The Slaight Family Foundation has announced they will be donating $1,000,000 over a four-year period to The Children’s Wish Foundation of Canada as part of their Children and Youth Initiative. This donation is the largest pledge in Children’s Wish history and will provide tremendous support for the newly launched More Wishes, More Wonders Campaign across Canada. This exciting announcement was made at 11:00a.m., today at Daniels Spectrum in the Regent Park neighbourhood.
The Slaight Family Foundation is working in partnership with 11 national organizations to provide new or expanded services to improve the physical, mental and social well-being of children in Canada. Children’s Wish is honoured to be included in this charitable initiative and is grateful for the support of The Slaight Family Foundation to expand our wish granting capabilities.
“We hope these gifts provide them with the resources to help children lead healthy, successful and positive lives. We would also encourage others to support these national initiatives for the betterment of Canadian children and youth,” said Gary Slaight, President and CEO of Slaight Family Foundation.
As the largest and only all-Canadian wish granting charity, with over thirty years of granting 23,000 of the most heartfelt wishes of children with life-threatening illnesses, Children’s Wish is now expanding its reach to include children with serious neurological and genetic diagnoses. These at-risk children have complex care and mobility challenges and are dependent on their families for their day-to-day activities. Thanks in part to the generous support of The Slaight Family Foundation, granting wishes to this new group of deserving children is now becoming a reality.
Advances in medicine and technology are now making it possible for children with these diagnoses to survive into young adulthood. But while science may have extended their lives, these children and their families face incredible challenges as they struggle with the need for constant care and hospitalization, as well as severe special needs and developmental delays. Through field work and strong medical community partnerships, Children’s Wish has responded to this real and urgent request.
“It’s an opportunity for the entire family to be together, to spend a day where the entire focus is on their enjoyment, on making memories and doing things that are really exciting and wonderful without having the focus be on the child and the medical complexity,” says Dr. Jeremy Friedman, Associate Pediatrician-in-Chief at Sick Kids Hospital and Children’s Wish Medical Advisor.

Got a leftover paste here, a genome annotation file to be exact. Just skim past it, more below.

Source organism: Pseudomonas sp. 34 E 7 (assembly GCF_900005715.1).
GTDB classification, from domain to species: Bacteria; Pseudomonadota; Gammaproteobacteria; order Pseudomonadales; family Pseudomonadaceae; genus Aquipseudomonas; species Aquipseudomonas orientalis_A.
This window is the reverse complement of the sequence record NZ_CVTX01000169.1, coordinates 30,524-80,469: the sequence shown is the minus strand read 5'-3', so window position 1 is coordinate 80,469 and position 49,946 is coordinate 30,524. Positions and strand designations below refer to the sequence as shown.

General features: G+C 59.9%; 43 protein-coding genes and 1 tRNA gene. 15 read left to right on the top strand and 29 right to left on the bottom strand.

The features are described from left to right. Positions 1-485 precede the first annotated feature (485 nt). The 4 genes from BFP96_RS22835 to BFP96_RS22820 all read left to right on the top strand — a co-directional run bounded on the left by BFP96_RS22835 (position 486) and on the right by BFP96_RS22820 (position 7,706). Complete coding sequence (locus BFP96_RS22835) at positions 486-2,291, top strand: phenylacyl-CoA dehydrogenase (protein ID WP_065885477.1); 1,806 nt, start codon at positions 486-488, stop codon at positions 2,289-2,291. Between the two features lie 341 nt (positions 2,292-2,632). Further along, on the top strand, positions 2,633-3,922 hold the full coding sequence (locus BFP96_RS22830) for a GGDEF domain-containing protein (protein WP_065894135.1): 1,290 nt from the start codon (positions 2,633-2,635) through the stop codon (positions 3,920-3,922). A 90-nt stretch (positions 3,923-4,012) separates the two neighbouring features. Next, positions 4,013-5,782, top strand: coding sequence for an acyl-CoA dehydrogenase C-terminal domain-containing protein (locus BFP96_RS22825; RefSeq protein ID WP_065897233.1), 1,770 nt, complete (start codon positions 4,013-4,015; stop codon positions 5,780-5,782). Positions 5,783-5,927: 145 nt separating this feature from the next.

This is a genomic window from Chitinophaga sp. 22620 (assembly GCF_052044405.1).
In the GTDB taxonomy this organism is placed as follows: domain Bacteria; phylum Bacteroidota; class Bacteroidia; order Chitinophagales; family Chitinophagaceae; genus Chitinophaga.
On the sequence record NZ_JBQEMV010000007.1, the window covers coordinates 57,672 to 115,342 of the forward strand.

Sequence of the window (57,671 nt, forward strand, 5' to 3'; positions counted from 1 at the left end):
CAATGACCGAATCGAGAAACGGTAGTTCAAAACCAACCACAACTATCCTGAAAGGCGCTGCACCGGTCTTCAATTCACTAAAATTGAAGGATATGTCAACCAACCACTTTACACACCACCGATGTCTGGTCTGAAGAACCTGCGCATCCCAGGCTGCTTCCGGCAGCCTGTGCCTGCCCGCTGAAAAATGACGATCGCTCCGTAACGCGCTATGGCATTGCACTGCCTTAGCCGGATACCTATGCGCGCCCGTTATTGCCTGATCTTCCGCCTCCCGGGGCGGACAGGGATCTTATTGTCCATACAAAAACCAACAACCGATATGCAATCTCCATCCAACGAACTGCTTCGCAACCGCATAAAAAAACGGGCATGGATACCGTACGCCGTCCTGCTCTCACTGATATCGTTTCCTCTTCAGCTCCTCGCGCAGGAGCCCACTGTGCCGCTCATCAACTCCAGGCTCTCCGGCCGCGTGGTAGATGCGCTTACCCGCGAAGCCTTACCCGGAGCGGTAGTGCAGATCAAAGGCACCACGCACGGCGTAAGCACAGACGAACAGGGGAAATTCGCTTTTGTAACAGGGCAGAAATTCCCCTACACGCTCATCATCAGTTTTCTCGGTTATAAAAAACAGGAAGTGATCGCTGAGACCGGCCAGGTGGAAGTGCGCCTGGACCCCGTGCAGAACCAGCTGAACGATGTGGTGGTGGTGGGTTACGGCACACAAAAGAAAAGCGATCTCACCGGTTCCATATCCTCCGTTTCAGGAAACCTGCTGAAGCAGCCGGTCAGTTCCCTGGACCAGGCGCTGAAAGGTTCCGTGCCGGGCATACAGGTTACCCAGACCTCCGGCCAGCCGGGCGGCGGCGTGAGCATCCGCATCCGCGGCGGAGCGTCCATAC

“The so-called ‘psychotically depressed’ person who tries to kill herself doesn’t do so out of quote ‘hopelessness’ or any abstract conviction that life’s assets and debits do not square. And surely not because death seems suddenly appealing. The person in whom Its invisible agony reaches a certain unendurable level will kill herself the same way a trapped person will eventually jump from the window of a burning high-rise.
Make no mistake about people who leap from burning windows. Their terror of falling from a great height is still just as great as it would be for you or me standing speculatively at the same window just checking out the view; i.e. the fear of falling remains a constant. The variable here is the other terror, the fire’s flames: when the flames get close enough, falling to death becomes the slightly less terrible of two terrors. It’s not desiring the fall; it’s terror of the flames. And yet nobody down on the sidewalk, looking up and yelling ‘Don’t!’ and ‘Hang on!’, can understand the jump. Not really. You’d have to have personally been trapped and felt flames to really understand a terror way beyond falling.”
– David Foster Wallace, Infinite Jest
“You know, life not all guessing games, frog. Sometimes we have to care about friends — especially friends who love cookies. Friends who love cookies so much they play silly guessing games.” — Cookie Monster, getting it right.
Best part? When he says, “Me all ears.”
Bill Murray’s past decade brings fresh challenges for his co-actors, directors, and heck, even Bill Myurray. Whether it’s showing up at people’s parties unexpected, or taking someone’s french fries at McDonald’s, make no mistake, Bill is waiting for the rest of us to catch up, as he’s got this life thing all figured out.